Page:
Mahāparinibbāna Sutta | Part 1
Mahāparinibbāna Sutta: The Great Passing
The Buddha's Last Days
1.1. Thus have I heard.
Once the Lord was staying at Rājagaha on the mountain called Vultures' Peak.
Now just then King Ajātasattu Vedehiputta of Magadha wanted to attack the Vajjians. He said:
'I will strike the Vajjians who are so powerful and strong, I will cut them off and destroy them, I will bring them to ruin and destruction!'
1.2. And King Ajātasattu said to his chief minister the Brahmin Vassakāra:
'Brahmin, go to the Blessed Lord, worship him with your head to his feet in my name, ask if he is free from sickness or disease, if he is living at ease, vigorously and comfortably, and then say:
"Lord, King Ajātasattu Vedehiputta of Magadha wishes to attack the Vajjians and says: 'I will strike the Vajjians...,bring them to ruin and destruction!'"
And whatever the Lord declares to you, report that faithfully back to me, for Tathāgatas never lie.'
1.3. 'Very good, Sire', said Vassakāra and, having had the state carriages harnessed, he mounted one of them and drove in state from Rājagaha to Vultures' Peak, riding as far as the ground would allow, then continuing on foot to where the Lord was.
He exchanged courtesies with the Lord, then sat down to one side and delivered the King's message.
1.4. Now the Venerable Ānanda was standing behind the Lord, fanning him.
And the Lord said:
'Ānanda, have you heard that the Vajjians hold regular and frequent assemblies?'
'I have heard, Lord, that they do.'
'Ānanda, as long as the Vajjians hold regular and frequent assemblies, they may be expected to prosper and not decline.
Have you heard that the “Vajjians meet in harmony, break up in harmony, and carry on their business in harmony?'
'I have heard, Lord, that they do.'
'Ānanda, as long as the Vajjians meet in harmony, break up in harmony, and carry on their business in harmony, they may be expected to prosper and not decline.
Have you heard that the Vajjians do not authorise what has not been authorised already, and do not abolish what has been authorised, but proceed according to what has been authorised by their ancient tradition?'
'I have, Lord.'...
'Have you heard that they honour, respect, revere and salute the elders among them, and consider them worth listening to?
...that they do not forcibly abduct others' wives and daughters and compel them to live with them?.. .that they honour, respect, revere and salute the Vajjian shrines at home and abroad, not withdrawing the proper support made and given before?.'. .
that proper provision is made for the safety of Arahants, so that such Arahants may come in future to live there, and those already there may dwell in comfort?'
'I have, Lord.'
'Ānanda, so long as such proper provision is made,... the Vajjians may be expected to prosper and not decline.'
1.5. Then the Lord said to the Brahmin Vassakāra:
'Once, Brahmin, when I was at the Sārandada Shrine in Vesālī, I taught the Vajjians these seven principles for preventing decline, and as long as they keep to these seven principles, as long as these principles remain in force, the Vajjians may be expected to prosper and not decline.'
At this, Vassakāra replied:
'Reverend Gotama, if the Vajjians keep to even one of, these principles, they may be expected to prosper and not decline — far less all seven.
Certainly the Vajjians will never be conquered by King Ajātasattu by force of arms, but only by means of propaganda and setting them against one another.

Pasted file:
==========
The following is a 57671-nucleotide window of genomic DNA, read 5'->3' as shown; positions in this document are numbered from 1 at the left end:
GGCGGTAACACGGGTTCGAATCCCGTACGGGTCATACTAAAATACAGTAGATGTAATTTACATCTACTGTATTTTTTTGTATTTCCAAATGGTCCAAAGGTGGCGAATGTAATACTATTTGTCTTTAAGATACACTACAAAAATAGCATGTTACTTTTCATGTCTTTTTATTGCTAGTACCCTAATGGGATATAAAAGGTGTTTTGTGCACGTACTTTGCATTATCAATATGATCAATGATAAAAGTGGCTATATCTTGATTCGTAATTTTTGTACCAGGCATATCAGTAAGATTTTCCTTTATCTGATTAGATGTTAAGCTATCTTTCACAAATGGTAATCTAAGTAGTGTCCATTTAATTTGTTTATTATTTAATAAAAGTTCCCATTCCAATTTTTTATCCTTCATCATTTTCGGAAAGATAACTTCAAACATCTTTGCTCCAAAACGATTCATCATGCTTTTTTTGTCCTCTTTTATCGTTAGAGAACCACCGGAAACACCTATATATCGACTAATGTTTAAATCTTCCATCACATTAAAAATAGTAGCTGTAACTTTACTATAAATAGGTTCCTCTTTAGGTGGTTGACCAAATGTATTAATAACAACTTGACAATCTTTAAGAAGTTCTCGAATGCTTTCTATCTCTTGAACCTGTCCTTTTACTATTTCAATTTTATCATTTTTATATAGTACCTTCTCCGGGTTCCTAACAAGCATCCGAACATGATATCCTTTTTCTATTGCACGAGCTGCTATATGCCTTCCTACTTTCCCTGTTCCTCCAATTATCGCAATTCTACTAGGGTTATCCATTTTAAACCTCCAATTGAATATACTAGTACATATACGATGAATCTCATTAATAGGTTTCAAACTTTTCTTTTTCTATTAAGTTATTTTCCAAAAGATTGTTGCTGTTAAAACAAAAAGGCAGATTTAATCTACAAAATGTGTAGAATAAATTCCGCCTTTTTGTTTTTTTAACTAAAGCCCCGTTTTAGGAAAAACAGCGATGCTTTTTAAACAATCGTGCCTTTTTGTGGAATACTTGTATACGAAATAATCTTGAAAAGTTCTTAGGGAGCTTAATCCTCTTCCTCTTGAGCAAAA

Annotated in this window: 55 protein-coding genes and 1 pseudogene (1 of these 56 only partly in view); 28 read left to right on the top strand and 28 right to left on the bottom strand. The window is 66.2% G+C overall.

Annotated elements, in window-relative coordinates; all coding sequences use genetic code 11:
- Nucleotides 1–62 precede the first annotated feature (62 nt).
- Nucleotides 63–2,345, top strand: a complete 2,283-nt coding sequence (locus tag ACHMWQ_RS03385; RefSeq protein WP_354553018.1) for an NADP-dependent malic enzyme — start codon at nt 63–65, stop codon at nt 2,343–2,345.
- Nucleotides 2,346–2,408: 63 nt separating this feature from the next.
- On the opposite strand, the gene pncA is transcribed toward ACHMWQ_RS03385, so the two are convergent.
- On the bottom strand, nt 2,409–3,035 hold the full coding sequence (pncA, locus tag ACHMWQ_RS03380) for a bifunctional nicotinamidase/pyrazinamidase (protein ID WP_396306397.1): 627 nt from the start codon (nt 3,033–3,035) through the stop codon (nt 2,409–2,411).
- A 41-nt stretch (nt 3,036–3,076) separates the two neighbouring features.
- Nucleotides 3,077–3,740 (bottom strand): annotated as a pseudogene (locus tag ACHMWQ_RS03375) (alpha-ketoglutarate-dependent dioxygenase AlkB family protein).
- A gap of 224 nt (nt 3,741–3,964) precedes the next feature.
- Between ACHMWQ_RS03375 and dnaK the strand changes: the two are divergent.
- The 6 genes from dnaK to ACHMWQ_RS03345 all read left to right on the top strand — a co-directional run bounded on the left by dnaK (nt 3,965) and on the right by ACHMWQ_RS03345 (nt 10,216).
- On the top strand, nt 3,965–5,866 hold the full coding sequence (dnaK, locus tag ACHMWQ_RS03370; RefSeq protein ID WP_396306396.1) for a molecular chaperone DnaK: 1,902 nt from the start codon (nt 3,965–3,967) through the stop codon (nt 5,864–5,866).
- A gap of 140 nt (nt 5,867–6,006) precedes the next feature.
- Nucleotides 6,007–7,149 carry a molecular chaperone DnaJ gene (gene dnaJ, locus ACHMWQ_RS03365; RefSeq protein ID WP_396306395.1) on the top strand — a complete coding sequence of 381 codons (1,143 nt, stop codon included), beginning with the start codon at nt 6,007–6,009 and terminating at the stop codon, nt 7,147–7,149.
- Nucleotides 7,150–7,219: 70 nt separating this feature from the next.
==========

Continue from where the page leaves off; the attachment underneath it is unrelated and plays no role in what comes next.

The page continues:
And now, Reverend Gotama, may I depart? I am busy and have much to do.'
'Brahmin, do as you think fit.'
Then Vassakāra, rejoicing and delighted at the Lord's words, rose from his seat and departed.
1.6. Soon after Vassakāra had gone, the Lord said:
'Ānanda, go to whatever monks there are round about Rājagaha, and summon them to the assembly hall.'
'Very good, Lord', said Ānanda, and did so.
Then he came to the Lord, saluted him, stood to one side and said:
'Lord, the order of monks is assembled. Now is the time for the Lord to do as he sees fit.'
Then the Lord rose from his seat, went to the assembly hall, sat down on the prepared seat, and said:
'Monks, I will teach you seven things that are conducive to welfare. Listen, pay careful attention, and I will speak.'
'Yes, Lord', said the monks, and the Lord said:
'As long as the monks hold regular and frequent assemblies, they may be expected to prosper and not decline.
As long as they meet in harmony, break up in harmony, and carry on their business in harmony, they may be expected to prosper and not decline.
As long as they do not authorise what has not been authorised already, and do not abolish what has been authorised, but proceed according to what has been authorised by the rules of training...;
as long as they honour, respect, revere and salute the elders of long standing who are long ordained, fathers and leaders of the order...;
as long as they do not fall prey to desires which arise in them and lead to rebirth...;
as long as they are devoted to forest-lodgings...;
as long as they preserve their personal mindfulness, so that in future the good among their companions will come to them, and those who have already come will feel at ease with them ...;
as long as the monks hold to these seven things and are seen to do so, they may be expected to prosper and not decline.
1.7. 'I will tell you another seven things conducive to welfare...
As long as monks do not rejoice, delight and become absorbed in works,... in chattering,... in sleeping,... in company,... in evil desires,... in mixing and associating with evil friends,... as long as they do not rest content with partial achievements...;
as long as the monks hold to these seven things and are seen to do so, they may be expected to prosper and not decline.
1.8. 'I will tell you another seven things conducive to welfare. . .